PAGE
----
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With year-round sunny skies, clear Caribbean waters, colorful colonial architecture and a wealth of Afro-Colombian culture to explore, it’s no wonder that Cartagena is neck and neck with the much larger Bogotá when it comes to attracting tourists to Colombia. Whether you want to spend a vacation sunbathing by the beach or plan an itinerary full of natural and historical sites, here are the things to know before setting out to discover the Jewel of the Indies.
Cartagena may be Colombia’s most touristic city, but savvy travelers can easily avoid the more crowded areas by choosing carefully where they book their accommodations.
Those who prefer to be in the center of the madness should look for lodging in the Old City, a UNESCO World Heritage Site that retains its 16th-century charm with cobblestone streets and colonial buildings painted in eye-catching colors. This area is ideal for those who want to explore the city on foot, as there are plenty of hotels, restaurants and bars nearby. There are also historical sites such as Plaza Santo Domingo, home to a famous statue by celebrated Colombian artist Fernando Botero, and Castillo de San Felipe de Barajas, a crumbling fortress around this part of the town with tunnels that can be explored. San Diego is within the Walled City, but visitors will find that things move at a slightly slower pace in this northeastern corner of the neighborhood that is home to Plaza de San Diego, La Bovedas craft market and numerous restaurants and bars.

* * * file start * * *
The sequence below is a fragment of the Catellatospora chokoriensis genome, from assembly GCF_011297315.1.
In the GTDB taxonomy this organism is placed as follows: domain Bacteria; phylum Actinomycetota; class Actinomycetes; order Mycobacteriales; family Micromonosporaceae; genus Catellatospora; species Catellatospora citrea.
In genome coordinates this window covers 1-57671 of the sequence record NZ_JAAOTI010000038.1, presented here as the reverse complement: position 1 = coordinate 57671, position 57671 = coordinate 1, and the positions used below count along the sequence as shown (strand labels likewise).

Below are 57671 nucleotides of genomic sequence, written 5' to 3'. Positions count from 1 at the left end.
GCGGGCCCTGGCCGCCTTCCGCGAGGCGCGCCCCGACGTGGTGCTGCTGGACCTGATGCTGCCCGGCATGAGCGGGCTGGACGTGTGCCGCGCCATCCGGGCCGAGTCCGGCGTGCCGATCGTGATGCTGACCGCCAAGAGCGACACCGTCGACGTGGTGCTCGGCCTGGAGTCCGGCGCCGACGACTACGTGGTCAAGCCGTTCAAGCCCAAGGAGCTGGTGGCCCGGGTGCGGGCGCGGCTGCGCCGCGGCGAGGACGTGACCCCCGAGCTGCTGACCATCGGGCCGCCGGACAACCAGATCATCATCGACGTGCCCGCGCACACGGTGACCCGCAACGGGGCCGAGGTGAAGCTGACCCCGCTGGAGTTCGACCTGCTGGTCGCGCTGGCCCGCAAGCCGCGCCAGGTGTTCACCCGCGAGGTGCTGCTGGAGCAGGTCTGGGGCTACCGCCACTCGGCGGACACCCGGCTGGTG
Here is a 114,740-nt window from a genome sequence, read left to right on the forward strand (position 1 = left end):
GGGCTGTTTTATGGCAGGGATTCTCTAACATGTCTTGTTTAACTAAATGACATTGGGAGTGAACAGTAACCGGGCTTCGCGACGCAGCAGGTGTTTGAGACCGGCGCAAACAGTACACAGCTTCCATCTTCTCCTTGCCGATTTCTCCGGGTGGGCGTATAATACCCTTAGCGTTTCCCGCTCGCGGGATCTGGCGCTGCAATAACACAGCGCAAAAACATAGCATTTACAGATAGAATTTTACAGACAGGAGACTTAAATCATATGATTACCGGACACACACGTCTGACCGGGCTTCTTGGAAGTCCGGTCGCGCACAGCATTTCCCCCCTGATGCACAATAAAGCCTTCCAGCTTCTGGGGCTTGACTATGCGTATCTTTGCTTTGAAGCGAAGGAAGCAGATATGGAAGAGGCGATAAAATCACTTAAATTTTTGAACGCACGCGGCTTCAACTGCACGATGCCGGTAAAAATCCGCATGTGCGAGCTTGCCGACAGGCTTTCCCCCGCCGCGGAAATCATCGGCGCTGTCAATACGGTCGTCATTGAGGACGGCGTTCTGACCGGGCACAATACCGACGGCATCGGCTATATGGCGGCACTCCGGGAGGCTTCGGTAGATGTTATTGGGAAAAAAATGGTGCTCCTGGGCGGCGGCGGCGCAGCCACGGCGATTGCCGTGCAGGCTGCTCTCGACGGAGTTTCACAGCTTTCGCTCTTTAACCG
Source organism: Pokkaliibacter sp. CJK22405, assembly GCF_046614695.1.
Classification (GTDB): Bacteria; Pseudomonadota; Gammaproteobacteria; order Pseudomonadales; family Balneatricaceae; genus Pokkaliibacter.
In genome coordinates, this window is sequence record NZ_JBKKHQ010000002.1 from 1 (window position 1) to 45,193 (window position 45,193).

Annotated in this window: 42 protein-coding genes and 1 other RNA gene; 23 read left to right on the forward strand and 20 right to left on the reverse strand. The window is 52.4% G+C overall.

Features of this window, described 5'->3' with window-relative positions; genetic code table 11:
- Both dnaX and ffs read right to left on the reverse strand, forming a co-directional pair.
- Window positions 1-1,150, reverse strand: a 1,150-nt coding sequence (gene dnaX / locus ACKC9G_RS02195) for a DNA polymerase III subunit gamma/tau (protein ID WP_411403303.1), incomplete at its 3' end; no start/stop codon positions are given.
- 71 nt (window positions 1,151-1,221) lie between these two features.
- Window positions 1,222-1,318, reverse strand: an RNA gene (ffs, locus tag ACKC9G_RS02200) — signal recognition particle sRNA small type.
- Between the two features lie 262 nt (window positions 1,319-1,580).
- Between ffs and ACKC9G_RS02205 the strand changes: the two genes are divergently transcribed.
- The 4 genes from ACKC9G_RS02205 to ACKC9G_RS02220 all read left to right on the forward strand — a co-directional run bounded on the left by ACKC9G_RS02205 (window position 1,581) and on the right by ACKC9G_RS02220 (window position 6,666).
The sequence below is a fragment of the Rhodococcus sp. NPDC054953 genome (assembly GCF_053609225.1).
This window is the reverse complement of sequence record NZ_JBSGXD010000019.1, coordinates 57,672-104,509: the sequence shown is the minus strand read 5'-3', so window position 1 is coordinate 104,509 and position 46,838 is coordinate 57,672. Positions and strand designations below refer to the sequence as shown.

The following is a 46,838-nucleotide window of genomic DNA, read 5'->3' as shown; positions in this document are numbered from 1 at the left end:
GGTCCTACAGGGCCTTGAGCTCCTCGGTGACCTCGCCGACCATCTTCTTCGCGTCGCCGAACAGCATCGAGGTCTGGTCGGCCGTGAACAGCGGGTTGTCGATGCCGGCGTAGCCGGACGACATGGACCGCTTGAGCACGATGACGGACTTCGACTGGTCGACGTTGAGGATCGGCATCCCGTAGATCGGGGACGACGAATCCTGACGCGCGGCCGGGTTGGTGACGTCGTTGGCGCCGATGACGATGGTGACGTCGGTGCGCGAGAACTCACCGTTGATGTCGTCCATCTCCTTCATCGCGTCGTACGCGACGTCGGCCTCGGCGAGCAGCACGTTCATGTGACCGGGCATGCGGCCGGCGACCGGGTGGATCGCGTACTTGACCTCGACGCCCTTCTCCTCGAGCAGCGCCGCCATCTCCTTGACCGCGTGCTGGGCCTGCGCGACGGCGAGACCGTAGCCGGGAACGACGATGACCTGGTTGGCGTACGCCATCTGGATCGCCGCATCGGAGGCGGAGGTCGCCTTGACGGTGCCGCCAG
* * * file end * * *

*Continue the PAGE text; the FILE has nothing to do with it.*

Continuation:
This edgy, recently revamped neighborhood is ideal for those who want to discover Cartagena’s street art and a more local experience, while still being within walking distance of the Walled City. Plaza Trinidad is the heart of this barrio, attracting a mix of locals and tourists who flock to Getsemani in the evening hours to enjoy live music, dancing, food and drinks.
Bocagrande is Cartagena’s primary beach neighborhood, which some compare to Miami because of its high-rise hotels and crowded shores. This is where most Colombian tourists stay and is the best option for those who prefer a recognizable hotel chain with modern amenities. Because Bocagrande is on the other side of town to the Old City, a taxi will be required for exploring sites in and around that area, which means contending with the Cartagena traffic. Those who opt for Bocagrande will be within walking distance of the beach and in a prime location for retail shopping, but you won’t find tranquility on this congested coast, and beachside sunbathing will be frequently interrupted by beach vendors, who peddle everything from fresh oysters to massages and cheap beer.